Cultural Hegemony, Sobornost, and the 1917 Russian Revolution

  • Tamara Prosic
Keywords: Antonio Gramsci, communism, cultural hegemony, Russian revolution, sobornost


This essay is an attempt to develop a more consistent understanding of the success of the Russian Revolution by involving the culturally particular setting in which the revolution happened: namely, the cultural dominance of Eastern Orthodox Christianity, the religion professed by the majority of Russians in 1917. In critiquing Antonio Gramsci’s interpretation of the success of the revolution, the paper examines the multiple meanings of the Eastern Orthodox Christian idea of sobornost (conciliarity) and the type of collectivism it promotes. It goes on to argue that this experience and familiarity with religious sobornii/conciliar collectivism resulted in the formation of a functionally analogous secular political phenomenon during the revolution, namely the workers’ councils (soviets), the sine qua non of Russian Revolutionary success.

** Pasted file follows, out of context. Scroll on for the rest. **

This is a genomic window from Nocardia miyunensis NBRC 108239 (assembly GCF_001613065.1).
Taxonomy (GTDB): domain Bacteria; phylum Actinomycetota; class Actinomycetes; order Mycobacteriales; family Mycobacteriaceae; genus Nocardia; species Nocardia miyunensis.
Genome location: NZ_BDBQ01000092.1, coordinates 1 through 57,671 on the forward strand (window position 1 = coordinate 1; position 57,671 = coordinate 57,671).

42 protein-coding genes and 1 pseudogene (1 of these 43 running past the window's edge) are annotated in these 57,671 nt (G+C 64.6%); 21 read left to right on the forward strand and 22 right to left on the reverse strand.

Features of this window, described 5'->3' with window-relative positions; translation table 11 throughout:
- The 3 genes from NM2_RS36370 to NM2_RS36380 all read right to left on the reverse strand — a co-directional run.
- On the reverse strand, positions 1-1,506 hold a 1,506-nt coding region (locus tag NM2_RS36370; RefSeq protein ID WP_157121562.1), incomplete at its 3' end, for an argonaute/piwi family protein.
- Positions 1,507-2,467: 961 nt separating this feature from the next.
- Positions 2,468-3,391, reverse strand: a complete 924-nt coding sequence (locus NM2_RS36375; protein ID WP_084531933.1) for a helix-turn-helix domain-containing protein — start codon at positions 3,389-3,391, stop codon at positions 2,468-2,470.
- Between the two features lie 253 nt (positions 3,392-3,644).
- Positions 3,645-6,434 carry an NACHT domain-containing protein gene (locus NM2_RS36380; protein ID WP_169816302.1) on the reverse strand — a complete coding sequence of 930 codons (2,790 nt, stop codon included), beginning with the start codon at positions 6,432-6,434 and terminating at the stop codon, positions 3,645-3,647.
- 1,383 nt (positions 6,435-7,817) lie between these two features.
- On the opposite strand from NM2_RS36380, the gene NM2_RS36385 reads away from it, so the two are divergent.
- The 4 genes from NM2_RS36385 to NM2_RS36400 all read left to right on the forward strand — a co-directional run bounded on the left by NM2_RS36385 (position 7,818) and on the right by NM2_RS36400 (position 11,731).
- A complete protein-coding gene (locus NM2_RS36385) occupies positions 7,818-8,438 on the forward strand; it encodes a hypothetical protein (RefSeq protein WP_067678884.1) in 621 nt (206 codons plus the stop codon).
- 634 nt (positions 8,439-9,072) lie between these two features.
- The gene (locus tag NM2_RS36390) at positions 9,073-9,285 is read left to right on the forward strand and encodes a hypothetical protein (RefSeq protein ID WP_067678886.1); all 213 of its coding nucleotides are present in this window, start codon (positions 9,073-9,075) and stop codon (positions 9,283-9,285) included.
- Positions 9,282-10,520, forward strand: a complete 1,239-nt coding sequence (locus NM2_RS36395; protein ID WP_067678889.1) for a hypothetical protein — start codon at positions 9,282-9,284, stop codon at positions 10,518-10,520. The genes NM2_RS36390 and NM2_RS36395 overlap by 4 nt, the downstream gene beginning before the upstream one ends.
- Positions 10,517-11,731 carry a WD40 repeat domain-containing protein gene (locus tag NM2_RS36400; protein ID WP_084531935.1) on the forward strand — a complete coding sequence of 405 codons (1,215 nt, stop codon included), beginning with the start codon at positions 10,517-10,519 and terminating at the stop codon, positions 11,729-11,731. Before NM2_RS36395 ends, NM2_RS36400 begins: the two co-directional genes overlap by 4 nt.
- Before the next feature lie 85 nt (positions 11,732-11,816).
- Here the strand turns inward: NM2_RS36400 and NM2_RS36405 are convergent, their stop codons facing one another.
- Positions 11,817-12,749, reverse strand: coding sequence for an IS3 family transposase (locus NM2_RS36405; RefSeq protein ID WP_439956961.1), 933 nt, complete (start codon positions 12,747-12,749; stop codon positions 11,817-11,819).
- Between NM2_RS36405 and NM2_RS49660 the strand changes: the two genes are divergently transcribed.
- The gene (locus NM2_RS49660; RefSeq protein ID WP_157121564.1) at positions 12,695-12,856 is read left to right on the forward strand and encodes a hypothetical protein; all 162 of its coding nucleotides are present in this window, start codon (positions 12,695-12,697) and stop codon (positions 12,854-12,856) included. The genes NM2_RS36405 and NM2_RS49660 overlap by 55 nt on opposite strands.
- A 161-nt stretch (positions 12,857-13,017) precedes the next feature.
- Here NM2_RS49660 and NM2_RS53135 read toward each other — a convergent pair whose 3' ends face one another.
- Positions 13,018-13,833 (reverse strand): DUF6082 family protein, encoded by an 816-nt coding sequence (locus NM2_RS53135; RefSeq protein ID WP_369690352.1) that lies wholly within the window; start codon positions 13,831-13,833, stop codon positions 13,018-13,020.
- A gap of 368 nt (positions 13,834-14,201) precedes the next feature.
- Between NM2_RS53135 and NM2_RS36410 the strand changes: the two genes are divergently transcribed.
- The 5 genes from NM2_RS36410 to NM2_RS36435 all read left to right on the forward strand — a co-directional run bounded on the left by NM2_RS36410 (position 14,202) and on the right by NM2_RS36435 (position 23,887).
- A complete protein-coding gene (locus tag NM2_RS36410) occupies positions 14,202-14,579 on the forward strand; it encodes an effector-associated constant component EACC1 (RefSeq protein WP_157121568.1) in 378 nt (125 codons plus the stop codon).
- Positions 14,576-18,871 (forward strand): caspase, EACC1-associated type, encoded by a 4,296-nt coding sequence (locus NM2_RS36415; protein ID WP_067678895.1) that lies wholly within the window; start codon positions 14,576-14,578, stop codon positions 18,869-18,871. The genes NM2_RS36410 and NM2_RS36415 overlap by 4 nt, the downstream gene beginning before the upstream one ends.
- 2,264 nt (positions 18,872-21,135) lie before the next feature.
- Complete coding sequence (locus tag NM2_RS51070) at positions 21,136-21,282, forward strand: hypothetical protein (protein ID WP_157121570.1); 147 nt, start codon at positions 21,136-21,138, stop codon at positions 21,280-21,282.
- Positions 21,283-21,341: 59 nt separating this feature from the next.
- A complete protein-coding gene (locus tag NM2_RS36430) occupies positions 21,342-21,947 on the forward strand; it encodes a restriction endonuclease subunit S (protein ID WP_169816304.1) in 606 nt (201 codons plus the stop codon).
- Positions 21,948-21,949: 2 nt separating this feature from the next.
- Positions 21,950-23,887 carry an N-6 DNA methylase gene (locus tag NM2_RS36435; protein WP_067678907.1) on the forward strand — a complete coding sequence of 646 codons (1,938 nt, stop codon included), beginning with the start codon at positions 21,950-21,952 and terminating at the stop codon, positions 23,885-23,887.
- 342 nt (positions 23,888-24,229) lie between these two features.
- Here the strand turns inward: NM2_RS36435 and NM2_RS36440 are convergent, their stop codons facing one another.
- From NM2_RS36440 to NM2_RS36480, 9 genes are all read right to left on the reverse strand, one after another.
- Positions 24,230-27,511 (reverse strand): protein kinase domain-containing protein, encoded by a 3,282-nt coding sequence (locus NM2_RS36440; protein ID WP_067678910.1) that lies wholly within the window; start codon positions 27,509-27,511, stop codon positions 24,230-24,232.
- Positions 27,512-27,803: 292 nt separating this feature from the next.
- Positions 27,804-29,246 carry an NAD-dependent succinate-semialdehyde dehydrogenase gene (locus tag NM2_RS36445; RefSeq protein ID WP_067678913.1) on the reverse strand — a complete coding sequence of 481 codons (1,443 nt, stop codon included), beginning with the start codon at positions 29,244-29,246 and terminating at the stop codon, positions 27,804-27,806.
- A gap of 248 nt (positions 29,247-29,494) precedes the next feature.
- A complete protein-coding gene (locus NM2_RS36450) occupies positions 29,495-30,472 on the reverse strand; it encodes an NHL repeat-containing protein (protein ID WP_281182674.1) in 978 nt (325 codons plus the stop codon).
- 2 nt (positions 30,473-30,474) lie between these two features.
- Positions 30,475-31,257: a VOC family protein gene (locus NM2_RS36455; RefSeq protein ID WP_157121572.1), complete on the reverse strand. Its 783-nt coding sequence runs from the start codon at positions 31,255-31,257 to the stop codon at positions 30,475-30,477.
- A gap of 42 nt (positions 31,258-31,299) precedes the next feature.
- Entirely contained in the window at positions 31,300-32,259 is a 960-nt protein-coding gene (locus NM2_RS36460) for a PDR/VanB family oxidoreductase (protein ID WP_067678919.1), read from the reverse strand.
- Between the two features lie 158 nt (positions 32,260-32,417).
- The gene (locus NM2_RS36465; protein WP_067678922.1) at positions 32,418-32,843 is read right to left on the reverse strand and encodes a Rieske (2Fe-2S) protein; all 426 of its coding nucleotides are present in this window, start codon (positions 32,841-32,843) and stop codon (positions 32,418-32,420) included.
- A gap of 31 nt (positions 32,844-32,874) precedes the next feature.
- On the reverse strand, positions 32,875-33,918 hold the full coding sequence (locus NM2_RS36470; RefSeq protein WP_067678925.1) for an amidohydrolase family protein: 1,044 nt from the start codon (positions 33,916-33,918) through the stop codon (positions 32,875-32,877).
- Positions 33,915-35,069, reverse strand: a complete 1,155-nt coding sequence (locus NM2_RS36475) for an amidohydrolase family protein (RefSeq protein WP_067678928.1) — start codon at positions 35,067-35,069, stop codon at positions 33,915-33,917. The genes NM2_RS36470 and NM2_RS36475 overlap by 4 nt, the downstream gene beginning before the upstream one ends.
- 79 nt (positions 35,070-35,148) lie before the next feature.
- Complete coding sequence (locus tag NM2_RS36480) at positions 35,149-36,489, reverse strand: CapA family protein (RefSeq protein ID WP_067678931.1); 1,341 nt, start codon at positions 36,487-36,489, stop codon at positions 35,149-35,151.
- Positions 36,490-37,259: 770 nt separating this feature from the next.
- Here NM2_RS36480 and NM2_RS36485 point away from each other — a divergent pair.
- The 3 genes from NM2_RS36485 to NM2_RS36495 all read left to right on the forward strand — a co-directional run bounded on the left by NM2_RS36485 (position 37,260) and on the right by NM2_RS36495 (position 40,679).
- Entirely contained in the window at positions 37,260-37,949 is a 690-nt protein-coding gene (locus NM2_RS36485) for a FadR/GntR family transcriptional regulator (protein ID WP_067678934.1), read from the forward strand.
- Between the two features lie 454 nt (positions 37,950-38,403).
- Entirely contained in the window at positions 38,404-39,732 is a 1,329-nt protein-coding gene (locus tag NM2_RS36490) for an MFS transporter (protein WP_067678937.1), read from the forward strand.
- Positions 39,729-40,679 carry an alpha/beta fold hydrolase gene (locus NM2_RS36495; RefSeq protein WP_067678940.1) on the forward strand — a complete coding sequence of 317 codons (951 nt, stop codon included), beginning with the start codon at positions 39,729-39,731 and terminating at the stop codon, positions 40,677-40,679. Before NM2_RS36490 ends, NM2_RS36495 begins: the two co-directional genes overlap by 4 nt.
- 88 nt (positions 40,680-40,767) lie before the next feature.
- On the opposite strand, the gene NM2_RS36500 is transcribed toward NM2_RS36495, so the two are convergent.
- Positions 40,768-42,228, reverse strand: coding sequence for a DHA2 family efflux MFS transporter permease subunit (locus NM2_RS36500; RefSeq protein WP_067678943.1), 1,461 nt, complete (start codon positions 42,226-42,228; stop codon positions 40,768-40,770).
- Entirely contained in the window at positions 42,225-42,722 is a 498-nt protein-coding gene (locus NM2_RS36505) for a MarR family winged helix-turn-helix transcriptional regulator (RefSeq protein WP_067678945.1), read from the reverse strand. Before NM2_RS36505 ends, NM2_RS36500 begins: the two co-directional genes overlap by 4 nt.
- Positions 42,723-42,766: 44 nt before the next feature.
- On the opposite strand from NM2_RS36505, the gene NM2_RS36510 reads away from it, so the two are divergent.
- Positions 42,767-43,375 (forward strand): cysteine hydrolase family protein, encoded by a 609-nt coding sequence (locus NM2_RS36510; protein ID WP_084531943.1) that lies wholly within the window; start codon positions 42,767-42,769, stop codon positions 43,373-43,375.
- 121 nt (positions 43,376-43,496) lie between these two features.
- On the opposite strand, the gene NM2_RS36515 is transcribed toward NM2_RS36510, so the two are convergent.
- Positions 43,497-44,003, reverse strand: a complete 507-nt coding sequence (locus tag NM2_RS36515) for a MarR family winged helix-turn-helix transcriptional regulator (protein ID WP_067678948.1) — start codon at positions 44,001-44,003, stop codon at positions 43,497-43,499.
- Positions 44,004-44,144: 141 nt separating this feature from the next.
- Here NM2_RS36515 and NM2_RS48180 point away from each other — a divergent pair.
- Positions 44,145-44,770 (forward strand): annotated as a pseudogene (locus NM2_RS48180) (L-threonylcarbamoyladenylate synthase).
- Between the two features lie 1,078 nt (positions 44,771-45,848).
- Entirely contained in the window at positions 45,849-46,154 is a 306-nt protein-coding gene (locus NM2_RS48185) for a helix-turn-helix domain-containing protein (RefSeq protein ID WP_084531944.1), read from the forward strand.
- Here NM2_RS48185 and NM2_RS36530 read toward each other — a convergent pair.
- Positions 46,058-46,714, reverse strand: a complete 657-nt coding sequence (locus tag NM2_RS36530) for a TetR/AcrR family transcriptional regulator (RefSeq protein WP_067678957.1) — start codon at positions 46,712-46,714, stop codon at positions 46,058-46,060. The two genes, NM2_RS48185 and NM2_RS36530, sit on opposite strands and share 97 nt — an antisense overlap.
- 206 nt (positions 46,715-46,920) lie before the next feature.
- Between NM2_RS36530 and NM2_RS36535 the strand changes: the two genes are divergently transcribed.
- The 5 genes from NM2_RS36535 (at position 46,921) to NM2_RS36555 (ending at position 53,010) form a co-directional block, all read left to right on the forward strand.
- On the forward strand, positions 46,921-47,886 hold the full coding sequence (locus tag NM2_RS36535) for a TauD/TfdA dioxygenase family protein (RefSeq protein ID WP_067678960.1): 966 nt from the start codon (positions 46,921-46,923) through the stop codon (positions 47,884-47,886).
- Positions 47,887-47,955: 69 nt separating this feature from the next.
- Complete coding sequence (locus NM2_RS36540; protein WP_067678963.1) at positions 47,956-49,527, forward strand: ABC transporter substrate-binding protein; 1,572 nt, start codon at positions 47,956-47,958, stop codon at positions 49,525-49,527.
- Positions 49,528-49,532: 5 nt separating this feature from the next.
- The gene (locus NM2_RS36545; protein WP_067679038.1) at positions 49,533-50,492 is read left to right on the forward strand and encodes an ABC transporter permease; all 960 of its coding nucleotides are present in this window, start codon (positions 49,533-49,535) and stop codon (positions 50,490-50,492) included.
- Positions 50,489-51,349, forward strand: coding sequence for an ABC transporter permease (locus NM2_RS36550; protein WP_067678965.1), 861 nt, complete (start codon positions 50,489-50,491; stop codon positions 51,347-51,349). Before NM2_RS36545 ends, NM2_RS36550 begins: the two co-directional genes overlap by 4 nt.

Author Biography

Tamara Prosic

Senior Lecturer
Monash University, Centre for Religious Studies
Wellington Rd, Clayton, Australia VIC 3800


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How to Cite
ProsicT. (2015). Cultural Hegemony, Sobornost, and the 1917 Russian Revolution. Stasis, 3(2). Retrieved from